Just minutes after President Obama wrapped up his speech on solar energy Friday at a Walmart in Mountain View, Democratic National Committee member Chris Stampolis looked around at the racks of American flag-themed bikinis and $5.44 T-shirts made in China — and just sighed.
“We certainly obviously support the president — we’re thrilled that he’s in the White House,” he said. “But we’re quite concerned that the message that you send when you come to Walmart — especially in the Bay Area — is not a really consistent message with the working people and Democrats within this community.
“So we’re certainly also trying to send a message to the White House and to the president that additional communication with party activists helps in the long run, in terms of helping to build the base and communication,” Stampolis said.
Ouch. No communication from the White House? No heads-up to Democrats in the ATM of the Bay Area and Silicon Valley?
“Unfortunately, choosing this location has created a bit of distrust between the leaders of organized labor here in the Bay Area and the Democratic Party,” Stampolis said. “So those of us who serve as national members on the DNC level want to ensure we’re also standing in solidarity with our brothers and sisters in labor.”
Walmart US CEO Bob Simon told the gathering that it was believed to be the first time that a sitting president had ever visited a Walmart. And certainly the crowds of young workers at the store appeared jazzed and more than proud to have POTUS on the grounds.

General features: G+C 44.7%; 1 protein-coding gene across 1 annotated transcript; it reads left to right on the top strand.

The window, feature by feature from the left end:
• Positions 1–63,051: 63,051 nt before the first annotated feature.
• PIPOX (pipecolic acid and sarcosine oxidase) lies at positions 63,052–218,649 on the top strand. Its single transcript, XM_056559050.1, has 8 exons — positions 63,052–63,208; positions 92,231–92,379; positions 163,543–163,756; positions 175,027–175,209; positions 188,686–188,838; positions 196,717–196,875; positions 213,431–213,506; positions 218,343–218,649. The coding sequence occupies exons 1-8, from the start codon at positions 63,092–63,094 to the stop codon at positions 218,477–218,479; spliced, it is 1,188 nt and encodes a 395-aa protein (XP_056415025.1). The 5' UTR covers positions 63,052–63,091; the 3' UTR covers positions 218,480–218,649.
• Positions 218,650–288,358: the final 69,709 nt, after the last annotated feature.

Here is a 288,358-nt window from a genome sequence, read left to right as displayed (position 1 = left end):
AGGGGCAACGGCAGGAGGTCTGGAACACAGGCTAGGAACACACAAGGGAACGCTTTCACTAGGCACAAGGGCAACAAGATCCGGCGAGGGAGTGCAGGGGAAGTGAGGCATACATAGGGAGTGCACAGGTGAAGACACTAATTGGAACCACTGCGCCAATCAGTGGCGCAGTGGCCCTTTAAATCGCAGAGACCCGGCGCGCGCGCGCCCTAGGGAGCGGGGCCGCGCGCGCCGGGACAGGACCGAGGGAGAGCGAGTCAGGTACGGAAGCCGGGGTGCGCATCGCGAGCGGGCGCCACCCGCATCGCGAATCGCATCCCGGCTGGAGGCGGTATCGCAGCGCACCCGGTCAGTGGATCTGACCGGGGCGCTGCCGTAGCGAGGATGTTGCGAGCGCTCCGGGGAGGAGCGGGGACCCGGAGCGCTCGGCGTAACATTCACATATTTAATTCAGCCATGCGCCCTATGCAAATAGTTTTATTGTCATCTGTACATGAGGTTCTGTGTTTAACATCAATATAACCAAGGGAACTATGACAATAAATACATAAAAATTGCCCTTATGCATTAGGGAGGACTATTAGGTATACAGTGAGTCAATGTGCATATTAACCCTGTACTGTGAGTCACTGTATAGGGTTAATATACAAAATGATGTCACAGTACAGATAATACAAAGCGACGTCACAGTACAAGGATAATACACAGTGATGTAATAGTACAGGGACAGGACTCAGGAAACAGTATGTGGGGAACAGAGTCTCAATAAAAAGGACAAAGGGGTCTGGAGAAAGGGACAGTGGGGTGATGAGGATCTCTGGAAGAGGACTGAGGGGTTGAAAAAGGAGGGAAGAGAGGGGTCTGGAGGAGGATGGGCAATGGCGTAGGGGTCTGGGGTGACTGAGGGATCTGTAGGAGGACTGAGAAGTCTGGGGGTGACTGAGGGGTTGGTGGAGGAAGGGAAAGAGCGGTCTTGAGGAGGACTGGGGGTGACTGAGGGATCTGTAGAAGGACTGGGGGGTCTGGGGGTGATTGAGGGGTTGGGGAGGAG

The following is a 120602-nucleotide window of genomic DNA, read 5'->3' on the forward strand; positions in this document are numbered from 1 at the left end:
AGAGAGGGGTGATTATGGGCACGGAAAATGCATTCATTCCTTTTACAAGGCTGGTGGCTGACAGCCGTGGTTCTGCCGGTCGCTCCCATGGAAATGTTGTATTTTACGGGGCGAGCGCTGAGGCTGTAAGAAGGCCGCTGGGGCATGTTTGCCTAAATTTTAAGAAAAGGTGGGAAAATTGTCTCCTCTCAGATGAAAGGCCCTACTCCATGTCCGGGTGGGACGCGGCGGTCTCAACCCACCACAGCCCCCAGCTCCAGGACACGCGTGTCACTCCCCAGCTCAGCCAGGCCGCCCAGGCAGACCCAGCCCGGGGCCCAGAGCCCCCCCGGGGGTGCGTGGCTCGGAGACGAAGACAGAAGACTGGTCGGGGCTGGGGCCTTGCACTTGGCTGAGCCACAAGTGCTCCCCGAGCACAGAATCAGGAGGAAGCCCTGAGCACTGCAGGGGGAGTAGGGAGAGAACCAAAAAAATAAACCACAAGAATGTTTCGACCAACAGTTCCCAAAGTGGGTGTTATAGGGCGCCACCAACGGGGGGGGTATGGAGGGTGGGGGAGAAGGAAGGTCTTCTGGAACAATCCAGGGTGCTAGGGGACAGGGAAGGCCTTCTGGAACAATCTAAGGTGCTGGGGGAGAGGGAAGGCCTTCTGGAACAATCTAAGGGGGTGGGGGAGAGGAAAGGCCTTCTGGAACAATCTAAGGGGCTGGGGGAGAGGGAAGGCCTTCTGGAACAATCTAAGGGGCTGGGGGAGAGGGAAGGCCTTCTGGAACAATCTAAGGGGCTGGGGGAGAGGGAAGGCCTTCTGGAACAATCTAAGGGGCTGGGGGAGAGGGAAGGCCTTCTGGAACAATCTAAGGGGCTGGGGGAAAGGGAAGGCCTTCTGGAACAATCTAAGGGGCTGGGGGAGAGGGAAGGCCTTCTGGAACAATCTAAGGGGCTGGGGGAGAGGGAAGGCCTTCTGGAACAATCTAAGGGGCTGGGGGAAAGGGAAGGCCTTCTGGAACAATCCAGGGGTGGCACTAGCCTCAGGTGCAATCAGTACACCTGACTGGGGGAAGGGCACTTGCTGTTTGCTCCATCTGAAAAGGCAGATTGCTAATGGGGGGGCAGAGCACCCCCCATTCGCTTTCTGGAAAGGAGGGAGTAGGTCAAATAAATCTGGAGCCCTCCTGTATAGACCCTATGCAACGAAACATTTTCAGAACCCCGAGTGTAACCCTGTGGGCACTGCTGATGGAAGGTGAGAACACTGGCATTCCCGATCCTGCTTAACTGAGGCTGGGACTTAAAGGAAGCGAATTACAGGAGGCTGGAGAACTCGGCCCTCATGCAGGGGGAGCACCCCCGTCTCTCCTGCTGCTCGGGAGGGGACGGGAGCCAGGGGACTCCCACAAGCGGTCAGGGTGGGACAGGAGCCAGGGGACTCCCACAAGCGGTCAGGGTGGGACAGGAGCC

But Stampolis’ words underscored what Democrats said was a lot of head-shaking over Obama’s decision to announce a policy initiative at a chain that the United Food and Commercial Workers and other unions have reviled for its low wages and benefits and alleged discrimination against female employees.
Democratic concerns about labor’s anger may have explained the absence of House members and legislative leaders at the kind of public presidential event where they usually jockey to be recognized.
Some party activists, including Stampolis, said that had the White House consulted with local Democrats, they would have warned what the reaction would be.
As it was, Stampolis said, “I found out on Monday. … I hear Walmart, and I think, ‘OK, what’s he going to speak about? Wages or something?’ I even called DNC staff.
“An hour and a half later they called back and said, ‘No, he’s going to give them an award on environmental sustainability.’ ”
An alarmed Stampolis sent a note to the DNC Western listserve to express his concerns.
“It’s not just about the hourly wages paid to the workers, but it’s about the actual facility,” he said. “Walmart has a long history of building nonunion.”
He also pointed out that labor activists have blasted Walmart for being on the receiving end of a flow of goods made overseas by workers making “slave wages.”
[dc]“S[/dc]o why, in this particular case, would the president choose this location?” Stampolis asked. “He could have gone down to Apple Computer — there’s a multimillion labor agreement there, and wonderful environmental sustainability.
“There’s also the new 49ers stadium in Santa Clara,” Stampolis said, noting that much of its energy usage will be green-generated. He called it “a perfect facility to host something like this.”
“So we actually were a little … perplexed as to what the choice point was regarding this particular facility,” Stampolis said.
“Perplexed” is putting it nicely, it seems.